What is our current state of pandemic knowledge, and what can we expect in the next year?

I was asked to give a presentation by the University of Pennsylvania Faculty-Staff Christian Forum today, entitled "COVID-19: A Biostatistician Looks Back to Project Forward".


My key goals were to communicate my motivation for writing this blog and its key themes, and to summarize the current state of knowledge about the pandemic in response to some key questions given to me ahead of time, including our most current knowledge of how the virus spreads, what this means for which mitigation strategies and precautions are most important for us to follow, how different countries have dealt with the pandemic and how it has turned out, what different types of covid-19 tests are being used and their properties. and what we know about immunity and vaccines. I also gave best case and worst case predictions for the short term (remainder of 2020) and the longer term (2021 and beyond).


Below is a link to the video which is roughly 1 hour.


This is the abstract from my presentation:

Abstract:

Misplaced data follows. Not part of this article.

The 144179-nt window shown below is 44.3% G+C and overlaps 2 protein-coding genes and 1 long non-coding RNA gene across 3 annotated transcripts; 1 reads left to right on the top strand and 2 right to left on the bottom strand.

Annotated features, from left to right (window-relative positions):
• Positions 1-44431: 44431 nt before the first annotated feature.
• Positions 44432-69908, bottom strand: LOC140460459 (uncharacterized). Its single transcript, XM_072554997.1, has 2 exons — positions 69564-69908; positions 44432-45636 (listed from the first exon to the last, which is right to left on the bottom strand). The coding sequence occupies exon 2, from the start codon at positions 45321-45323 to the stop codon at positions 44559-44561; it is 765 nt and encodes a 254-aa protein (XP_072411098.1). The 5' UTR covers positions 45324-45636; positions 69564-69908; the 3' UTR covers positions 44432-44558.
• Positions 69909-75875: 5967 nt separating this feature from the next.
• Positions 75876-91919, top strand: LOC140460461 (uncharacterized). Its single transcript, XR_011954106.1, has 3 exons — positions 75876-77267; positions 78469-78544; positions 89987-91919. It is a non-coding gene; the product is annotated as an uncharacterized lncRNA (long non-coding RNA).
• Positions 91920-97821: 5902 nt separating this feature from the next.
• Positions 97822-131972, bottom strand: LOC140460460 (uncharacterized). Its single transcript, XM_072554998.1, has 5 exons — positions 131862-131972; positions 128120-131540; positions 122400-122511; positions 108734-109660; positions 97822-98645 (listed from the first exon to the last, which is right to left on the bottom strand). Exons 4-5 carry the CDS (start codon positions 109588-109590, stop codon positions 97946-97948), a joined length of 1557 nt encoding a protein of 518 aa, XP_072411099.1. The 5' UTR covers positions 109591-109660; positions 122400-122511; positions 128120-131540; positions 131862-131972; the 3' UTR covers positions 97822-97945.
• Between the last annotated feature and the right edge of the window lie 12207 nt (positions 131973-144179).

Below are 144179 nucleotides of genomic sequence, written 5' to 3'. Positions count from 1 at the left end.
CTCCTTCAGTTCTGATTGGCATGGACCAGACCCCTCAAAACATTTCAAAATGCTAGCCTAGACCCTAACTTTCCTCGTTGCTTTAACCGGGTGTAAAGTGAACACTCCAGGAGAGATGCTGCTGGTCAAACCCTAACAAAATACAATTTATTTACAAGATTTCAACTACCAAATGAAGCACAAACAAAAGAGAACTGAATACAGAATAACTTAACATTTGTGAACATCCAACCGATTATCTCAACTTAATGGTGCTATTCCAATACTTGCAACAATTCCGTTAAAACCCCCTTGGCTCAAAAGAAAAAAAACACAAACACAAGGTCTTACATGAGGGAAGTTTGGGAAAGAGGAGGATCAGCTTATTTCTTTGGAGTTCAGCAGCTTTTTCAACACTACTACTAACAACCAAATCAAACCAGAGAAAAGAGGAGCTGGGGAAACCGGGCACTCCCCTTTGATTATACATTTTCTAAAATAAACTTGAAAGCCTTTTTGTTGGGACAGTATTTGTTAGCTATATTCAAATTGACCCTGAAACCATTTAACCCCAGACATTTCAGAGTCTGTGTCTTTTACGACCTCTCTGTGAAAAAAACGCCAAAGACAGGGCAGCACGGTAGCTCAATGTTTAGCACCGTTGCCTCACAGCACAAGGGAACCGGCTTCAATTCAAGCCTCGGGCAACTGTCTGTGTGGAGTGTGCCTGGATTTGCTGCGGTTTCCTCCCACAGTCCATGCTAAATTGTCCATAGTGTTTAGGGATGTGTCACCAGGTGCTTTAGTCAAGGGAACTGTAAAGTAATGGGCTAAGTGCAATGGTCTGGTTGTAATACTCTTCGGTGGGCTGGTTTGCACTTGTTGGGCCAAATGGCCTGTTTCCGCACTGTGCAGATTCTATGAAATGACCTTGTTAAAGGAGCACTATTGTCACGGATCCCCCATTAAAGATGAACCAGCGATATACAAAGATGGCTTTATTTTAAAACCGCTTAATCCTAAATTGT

The novel virus SARS-CoV-2 has produced a global pandemic, forcing doctors and policymakers to “fly blind,” trying to deal with a virus and disease they knew virtually nothing about. Sorting through the information in real time has been a daunting process—processing data, media reports, commentaries, and research articles. In the USA this is exacerbated by an ideologically divided society that has difficulty with mutual trust, or even agreement on common facts.  Biostatistician Jeffrey Morris will summarize for us key principles which he has observed about the pandemic, and implications for what we can expect in the coming year. Jeff has authored a website and blog to apply statistical data science to evaluate and communicate emerging information about this pandemic. While accounting for subtle scientific and data analytical issues and uncertainties about our current knowledge, it also seeks to filter out political and other subjective biases.






 

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